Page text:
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I'm Drew Breunig and I obsess about technology, media, language, and culture. I live in New York, studied anthropology, and lead strategy at PlaceIQ.

These are reactions to things I feel are important.

Why Vine & Other “Instagrams for Video” Won’t Catch On

The math doesn’t work:

Let X equal the amount of feedback needed for the average mass user to continue producing video.

Likes, retweets, stars, pick your poison. Without feedback, people will feel like they’re posting to a vacuum, being ignored by network, and will quickly stop posting.

Let Y equal the average duration of a video, the time required to watch it.

If Y is too long the average user will only be able to process and feedback on a small percentage of the content in their feed, X will suffer and people will quickly stop posting.

Let Z equal the amount of content needed to be produced to guarantee enough interesting content to encourage users to keep using the network.

If Z is not met people will be bored by the network and spend less time there, causing X to be unmet, causing people to stop posting, further hurting Z. (etc.)

Z is dependent on A, which is the ratio of valuable content to total content for the given network, the signal to noise if you will.

If A is not high enough users will be forced to crawl through piles of junk to find something of interest. Which they will not do for long. They will spend less time on the network, X will not be met, and people will quickly stop posting. This problem becomes compounded if Y is too high.


These variables are all dependent on one another. And all of these variables apply to all social networks.

But the problem with video social networks lies in variable Y: it takes much too long and too much attention to consume a single unit of content. This results in less feedback, which dries up the volume of content, which needs to be high to maintain a cache of enticing videos. And the network fails.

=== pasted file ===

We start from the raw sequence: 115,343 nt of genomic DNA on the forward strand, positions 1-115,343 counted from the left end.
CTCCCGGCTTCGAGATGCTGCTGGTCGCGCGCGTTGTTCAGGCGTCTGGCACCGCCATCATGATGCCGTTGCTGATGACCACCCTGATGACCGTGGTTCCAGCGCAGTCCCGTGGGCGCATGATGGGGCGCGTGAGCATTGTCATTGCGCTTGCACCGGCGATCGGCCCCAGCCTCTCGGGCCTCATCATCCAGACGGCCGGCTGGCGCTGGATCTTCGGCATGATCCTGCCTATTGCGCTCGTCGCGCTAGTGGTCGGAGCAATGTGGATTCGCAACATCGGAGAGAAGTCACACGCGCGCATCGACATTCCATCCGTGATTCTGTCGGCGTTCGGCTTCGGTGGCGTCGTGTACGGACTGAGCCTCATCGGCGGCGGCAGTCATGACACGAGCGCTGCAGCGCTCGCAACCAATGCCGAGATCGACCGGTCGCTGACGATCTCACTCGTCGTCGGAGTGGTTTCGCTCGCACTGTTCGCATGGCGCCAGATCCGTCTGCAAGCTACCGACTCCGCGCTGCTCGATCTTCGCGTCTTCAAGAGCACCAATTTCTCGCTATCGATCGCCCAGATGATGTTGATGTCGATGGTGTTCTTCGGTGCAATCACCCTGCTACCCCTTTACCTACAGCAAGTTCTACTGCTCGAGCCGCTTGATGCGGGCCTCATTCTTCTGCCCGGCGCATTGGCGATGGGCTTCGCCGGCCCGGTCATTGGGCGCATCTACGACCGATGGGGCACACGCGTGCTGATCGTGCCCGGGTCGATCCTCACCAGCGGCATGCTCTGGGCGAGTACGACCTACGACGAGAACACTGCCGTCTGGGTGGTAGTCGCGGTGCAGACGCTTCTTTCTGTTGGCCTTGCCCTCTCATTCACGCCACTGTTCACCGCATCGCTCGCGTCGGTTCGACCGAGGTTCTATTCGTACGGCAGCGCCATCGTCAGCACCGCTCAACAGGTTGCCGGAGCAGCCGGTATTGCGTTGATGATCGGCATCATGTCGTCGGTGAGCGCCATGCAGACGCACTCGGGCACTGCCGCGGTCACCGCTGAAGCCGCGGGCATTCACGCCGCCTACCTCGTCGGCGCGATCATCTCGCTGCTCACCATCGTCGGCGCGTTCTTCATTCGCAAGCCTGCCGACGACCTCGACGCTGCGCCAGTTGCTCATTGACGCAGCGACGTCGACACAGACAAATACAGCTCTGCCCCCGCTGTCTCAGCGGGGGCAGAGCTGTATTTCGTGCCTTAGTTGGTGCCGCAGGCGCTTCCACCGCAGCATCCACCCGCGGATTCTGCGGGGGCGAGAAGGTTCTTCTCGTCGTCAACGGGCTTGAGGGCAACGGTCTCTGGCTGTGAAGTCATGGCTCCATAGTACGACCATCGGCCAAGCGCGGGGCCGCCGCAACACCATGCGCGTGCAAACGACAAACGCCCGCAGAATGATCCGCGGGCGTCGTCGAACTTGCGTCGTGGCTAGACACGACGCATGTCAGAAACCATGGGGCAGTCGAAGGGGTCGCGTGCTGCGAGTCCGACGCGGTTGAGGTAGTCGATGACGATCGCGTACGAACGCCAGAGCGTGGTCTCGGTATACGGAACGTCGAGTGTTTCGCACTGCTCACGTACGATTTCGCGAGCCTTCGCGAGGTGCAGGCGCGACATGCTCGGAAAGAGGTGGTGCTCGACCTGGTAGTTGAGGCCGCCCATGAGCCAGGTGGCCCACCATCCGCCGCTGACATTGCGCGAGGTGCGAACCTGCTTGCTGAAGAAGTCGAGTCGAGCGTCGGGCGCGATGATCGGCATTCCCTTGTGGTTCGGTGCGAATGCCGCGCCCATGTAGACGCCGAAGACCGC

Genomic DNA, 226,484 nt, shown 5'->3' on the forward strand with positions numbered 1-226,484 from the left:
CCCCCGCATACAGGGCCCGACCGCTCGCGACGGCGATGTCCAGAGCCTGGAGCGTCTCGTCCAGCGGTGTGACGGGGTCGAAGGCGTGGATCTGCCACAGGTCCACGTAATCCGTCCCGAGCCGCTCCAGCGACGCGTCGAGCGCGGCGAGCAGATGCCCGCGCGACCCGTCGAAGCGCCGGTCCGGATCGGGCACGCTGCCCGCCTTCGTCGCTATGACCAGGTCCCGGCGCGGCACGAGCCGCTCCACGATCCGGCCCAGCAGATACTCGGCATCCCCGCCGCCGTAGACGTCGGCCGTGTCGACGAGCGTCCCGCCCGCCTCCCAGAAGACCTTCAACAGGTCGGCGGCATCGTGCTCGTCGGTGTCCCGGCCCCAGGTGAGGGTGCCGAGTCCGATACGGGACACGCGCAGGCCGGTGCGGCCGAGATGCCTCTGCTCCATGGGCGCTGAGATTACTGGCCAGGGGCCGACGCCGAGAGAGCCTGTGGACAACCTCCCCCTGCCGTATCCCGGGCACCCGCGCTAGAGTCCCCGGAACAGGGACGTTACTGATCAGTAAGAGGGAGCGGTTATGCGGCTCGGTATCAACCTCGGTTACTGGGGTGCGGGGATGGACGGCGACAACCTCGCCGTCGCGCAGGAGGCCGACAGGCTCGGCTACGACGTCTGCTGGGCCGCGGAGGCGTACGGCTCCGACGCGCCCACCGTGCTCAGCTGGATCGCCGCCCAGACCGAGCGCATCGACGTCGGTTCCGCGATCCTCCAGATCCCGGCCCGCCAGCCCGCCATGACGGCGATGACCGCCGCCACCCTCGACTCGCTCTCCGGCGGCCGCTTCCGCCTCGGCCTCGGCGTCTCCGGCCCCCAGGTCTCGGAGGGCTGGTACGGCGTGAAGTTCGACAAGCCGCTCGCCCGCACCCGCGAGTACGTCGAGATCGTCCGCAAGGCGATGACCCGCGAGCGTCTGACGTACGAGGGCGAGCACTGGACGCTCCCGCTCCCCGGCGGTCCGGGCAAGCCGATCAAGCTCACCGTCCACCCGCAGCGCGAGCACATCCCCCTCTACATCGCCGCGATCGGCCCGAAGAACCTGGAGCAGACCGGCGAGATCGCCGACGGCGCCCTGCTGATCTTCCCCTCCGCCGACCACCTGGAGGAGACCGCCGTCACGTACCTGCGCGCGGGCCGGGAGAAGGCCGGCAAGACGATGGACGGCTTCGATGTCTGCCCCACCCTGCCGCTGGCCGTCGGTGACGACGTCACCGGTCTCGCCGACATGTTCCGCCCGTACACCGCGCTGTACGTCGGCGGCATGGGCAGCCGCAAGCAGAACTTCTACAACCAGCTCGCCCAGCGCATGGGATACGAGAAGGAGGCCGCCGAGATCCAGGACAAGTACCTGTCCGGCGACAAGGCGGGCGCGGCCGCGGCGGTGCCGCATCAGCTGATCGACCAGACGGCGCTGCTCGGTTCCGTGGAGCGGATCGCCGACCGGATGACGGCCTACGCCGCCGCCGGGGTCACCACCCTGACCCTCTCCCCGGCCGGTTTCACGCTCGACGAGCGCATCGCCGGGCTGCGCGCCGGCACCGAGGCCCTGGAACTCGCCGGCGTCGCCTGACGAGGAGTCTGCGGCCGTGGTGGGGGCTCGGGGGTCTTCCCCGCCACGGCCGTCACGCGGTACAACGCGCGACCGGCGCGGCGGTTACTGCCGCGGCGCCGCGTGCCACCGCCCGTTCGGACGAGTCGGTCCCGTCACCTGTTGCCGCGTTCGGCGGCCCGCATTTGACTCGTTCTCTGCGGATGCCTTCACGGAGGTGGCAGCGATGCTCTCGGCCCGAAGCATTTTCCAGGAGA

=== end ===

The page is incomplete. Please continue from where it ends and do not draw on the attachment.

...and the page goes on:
It is possible to balance this equation, but I have yet to see anyone come close with a mass network1. Vimeo thrives because it’s quality ratio, A, is astoundingly high. It’s core users are few, talented, and otherwise motivated (aka, require a lower X. They’re getting feedback elsewhere).

But dropping a video social network atop Twitter’s population is another matter entirely. It will only be a matter of weeks before people are trained not to click on Vine links because they’ll be expecting mediocrity. It’s not like Instagram where we can quickly scroll by images. The consumption cost for video is high, too high to create a sustainable mass network of creators. No matter how much we’d like them too, videos will never take off like pictures.


  1. YouTube is an odd duck. It’s more akin to Wordpress than Tumblr, a media network more than a social network. I wouldn’t compare it to Vine or any of the other “Instagram but video” networks currently emerging. 

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  1. kurax411 reblogged this from dbreunig
  2. jinkhet reblogged this from dbreunig and added:
    interesting points. I can only imagine that Twitter is planning...user’s “locally maximum...
  3. danstt reblogged this from dbreunig
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  7. getthefuckoffmy reblogged this from dbreunig and added:
    Instagram is for retards who don’t know how technology really works. Beacuause “It just does”
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